Here's the question. How does BuildOwner collect Dirty Elements? We need to follow the State.setState method:

void setState(VoidCallback fn) {
   final dynamic result = fn() as dynamic;

Next, let's look at markNeedsBuild()

void markNeedsBuild() {
    _dirty = true;

The main function of markNeedsBuild is to set_ The dirty property is true, and then execute the BuildOwner.scheduleBuildFor method

void scheduleBuildFor(Element element) {
    if (element._inDirtyList) {
      _dirtyElementsNeedsResorting = true;
    if (!_scheduledFlushDirtyElements && onBuildScheduled != null) {
      _scheduledFlushDirtyElements = true;
    element._inDirtyList = true;

The logic of scheduleBuildFor is also very clear. It only does two things:

  • Call onBuildScheduled. This method is actually a callback (that is, buildouwner!. onBuildScheduled = _handlebuildscheduled; this method mentioned at the beginning of the article) to notify the Engine to update at the next frame
  • Will set_ element with dirty of true, added to_ dirtyElements.

When the next frame arrives, WidgetsBinding.drawFrame will be called

void drawFrame() {
    try {
      if (renderViewElement != null)
    } finally {
      assert(() {
        debugBuildingDirtyElements = false;
        return true;

Inside the WidgetsBinding.drawFrame method, the buildOwner.buildScope method is called. The purpose of buildScope is to rebuild all dirty elements and clean up dirty elements again. Here, a complete closed loop is formed.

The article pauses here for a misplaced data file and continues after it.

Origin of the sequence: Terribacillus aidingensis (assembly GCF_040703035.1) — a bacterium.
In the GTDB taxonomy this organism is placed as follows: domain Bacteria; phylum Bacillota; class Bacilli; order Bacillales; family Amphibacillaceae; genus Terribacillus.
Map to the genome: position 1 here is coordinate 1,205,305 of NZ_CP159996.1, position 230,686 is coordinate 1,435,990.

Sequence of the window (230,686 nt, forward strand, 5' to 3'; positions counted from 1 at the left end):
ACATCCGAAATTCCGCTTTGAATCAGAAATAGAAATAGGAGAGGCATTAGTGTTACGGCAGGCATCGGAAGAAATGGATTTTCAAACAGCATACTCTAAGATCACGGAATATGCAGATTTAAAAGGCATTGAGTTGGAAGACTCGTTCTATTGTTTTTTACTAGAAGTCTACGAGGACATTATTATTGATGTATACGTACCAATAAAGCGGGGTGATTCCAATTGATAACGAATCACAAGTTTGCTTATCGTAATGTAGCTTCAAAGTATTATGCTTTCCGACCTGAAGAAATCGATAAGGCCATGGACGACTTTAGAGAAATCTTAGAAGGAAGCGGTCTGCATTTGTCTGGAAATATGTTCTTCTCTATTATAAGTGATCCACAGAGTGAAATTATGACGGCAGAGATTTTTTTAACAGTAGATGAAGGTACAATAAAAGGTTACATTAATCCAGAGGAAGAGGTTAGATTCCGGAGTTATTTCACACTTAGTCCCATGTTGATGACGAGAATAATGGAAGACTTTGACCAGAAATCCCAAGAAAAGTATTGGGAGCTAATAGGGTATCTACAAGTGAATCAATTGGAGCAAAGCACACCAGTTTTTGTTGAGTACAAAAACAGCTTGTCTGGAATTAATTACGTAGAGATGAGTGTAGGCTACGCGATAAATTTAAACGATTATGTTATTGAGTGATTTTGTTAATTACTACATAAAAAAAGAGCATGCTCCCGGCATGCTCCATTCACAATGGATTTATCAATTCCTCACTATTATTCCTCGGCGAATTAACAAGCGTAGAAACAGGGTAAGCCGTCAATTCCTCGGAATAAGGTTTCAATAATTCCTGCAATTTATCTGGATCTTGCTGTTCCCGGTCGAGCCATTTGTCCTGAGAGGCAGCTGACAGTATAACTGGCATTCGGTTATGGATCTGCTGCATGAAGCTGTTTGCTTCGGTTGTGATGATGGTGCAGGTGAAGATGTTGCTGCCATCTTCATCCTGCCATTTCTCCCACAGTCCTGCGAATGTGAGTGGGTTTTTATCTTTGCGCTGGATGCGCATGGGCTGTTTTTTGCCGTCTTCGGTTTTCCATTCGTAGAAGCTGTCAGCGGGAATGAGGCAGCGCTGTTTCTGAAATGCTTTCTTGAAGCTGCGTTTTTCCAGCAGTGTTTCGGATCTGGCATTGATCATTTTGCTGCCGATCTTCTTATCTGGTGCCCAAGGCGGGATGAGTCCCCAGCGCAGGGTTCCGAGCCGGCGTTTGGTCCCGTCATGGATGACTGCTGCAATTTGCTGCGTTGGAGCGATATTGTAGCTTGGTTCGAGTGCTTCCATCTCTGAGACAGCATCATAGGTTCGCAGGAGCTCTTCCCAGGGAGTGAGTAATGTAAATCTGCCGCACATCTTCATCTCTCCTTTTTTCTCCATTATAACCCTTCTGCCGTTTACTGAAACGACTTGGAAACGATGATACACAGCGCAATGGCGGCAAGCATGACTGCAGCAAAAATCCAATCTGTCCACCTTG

Let's continue to look at inactive element


The so-called inactive element literally means an inactive element, which refers to the element removed from the Element Tree. Let's look at the Element.deactivateChild method

  void deactivateChild(Element child) {
    child._parent = null;
    owner!._inactiveElements.add(child); // this eventually calls child.deactivate()

The function of deactivateChild is obvious, that is, move the given Element to the inactive Element list, and the Element will be collected when it is in the detach_ inactiveElements.

inactive elements will be uniformly cleaned up when manually calling finalizeTree.


The main function of BuildOwner is

  • Track and manage the elements (dirty elements) that need to be rebuilt during UI update
  • When there are dirty elements, notify the engine in time to arrange the rebuild of dirty elements in the next frame to update the UI
  • Manage element s in inactive state

Tags: Flutter

Posted on Wed, 10 Nov 2021 10:12:30 -0500 by Xephon